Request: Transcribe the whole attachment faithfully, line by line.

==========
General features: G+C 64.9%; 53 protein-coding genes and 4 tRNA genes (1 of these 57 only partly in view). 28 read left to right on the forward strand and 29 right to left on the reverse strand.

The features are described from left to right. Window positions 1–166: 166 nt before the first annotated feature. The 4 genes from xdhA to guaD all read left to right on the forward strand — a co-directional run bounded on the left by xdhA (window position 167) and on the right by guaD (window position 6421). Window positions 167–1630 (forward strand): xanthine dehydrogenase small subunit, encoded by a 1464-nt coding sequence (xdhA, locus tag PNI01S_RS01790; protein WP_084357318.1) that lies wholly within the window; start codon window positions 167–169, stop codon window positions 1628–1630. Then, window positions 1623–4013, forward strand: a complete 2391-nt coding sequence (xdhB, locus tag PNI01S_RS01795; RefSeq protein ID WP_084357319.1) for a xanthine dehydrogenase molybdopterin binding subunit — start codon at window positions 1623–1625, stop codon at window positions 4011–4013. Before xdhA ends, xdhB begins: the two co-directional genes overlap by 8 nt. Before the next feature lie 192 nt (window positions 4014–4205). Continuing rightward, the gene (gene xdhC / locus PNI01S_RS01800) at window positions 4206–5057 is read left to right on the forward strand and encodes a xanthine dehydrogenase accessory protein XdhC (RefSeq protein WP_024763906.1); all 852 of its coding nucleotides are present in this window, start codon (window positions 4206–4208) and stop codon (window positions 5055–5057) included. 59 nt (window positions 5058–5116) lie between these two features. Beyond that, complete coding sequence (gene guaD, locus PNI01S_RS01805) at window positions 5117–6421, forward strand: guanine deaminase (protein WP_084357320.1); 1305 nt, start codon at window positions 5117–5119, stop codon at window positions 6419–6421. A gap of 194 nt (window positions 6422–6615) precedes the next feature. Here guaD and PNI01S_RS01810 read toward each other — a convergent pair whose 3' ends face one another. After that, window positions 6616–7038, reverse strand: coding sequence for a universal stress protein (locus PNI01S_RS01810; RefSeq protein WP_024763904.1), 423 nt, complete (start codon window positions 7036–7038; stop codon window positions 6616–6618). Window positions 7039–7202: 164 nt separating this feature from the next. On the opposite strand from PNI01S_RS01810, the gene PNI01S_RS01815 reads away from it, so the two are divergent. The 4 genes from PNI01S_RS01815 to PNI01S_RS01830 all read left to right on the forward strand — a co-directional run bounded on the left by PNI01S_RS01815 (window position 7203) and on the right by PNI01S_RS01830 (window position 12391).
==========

General features: G+C 64.9%; 53 protein-coding genes and 4 tRNA genes (1 of these 57 only partly in view). 28 read left to right on the forward strand and 29 right to left on the reverse strand.

The features are described from left to right. Window positions 1–166: 166 nt before the first annotated feature. The 4 genes from xdhA to guaD all read left to right on the forward strand — a co-directional run bounded on the left by xdhA (window position 167) and on the right by guaD (window position 6421). Window positions 167–1630 (forward strand): xanthine dehydrogenase small subunit, encoded by a 1464-nt coding sequence (xdhA, locus tag PNI01S_RS01790; protein WP_084357318.1) that lies wholly within the window; start codon window positions 167–169, stop codon window positions 1628–1630. Then, window positions 1623–4013, forward strand: a complete 2391-nt coding sequence (xdhB, locus tag PNI01S_RS01795; RefSeq protein ID WP_084357319.1) for a xanthine dehydrogenase molybdopterin binding subunit — start codon at window positions 1623–1625, stop codon at window positions 4011–4013. Before xdhA ends, xdhB begins: the two co-directional genes overlap by 8 nt. Before the next feature lie 192 nt (window positions 4014–4205). Continuing rightward, the gene (gene xdhC / locus PNI01S_RS01800) at window positions 4206–5057 is read left to right on the forward strand and encodes a xanthine dehydrogenase accessory protein XdhC (RefSeq protein WP_024763906.1); all 852 of its coding nucleotides are present in this window, start codon (window positions 4206–4208) and stop codon (window positions 5055–5057) included. 59 nt (window positions 5058–5116) lie between these two features. Beyond that, complete coding sequence (gene guaD, locus PNI01S_RS01805) at window positions 5117–6421, forward strand: guanine deaminase (protein WP_084357320.1); 1305 nt, start codon at window positions 5117–5119, stop codon at window positions 6419–6421. A gap of 194 nt (window positions 6422–6615) precedes the next feature. Here guaD and PNI01S_RS01810 read toward each other — a convergent pair whose 3' ends face one another. After that, window positions 6616–7038, reverse strand: coding sequence for a universal stress protein (locus PNI01S_RS01810; RefSeq protein WP_024763904.1), 423 nt, complete (start codon window positions 7036–7038; stop codon window positions 6616–6618). Window positions 7039–7202: 164 nt separating this feature from the next. On the opposite strand from PNI01S_RS01810, the gene PNI01S_RS01815 reads away from it, so the two are divergent. The 4 genes from PNI01S_RS01815 to PNI01S_RS01830 all read left to right on the forward strand — a co-directional run bounded on the left by PNI01S_RS01815 (window position 7203) and on the right by PNI01S_RS01830 (window position 12391).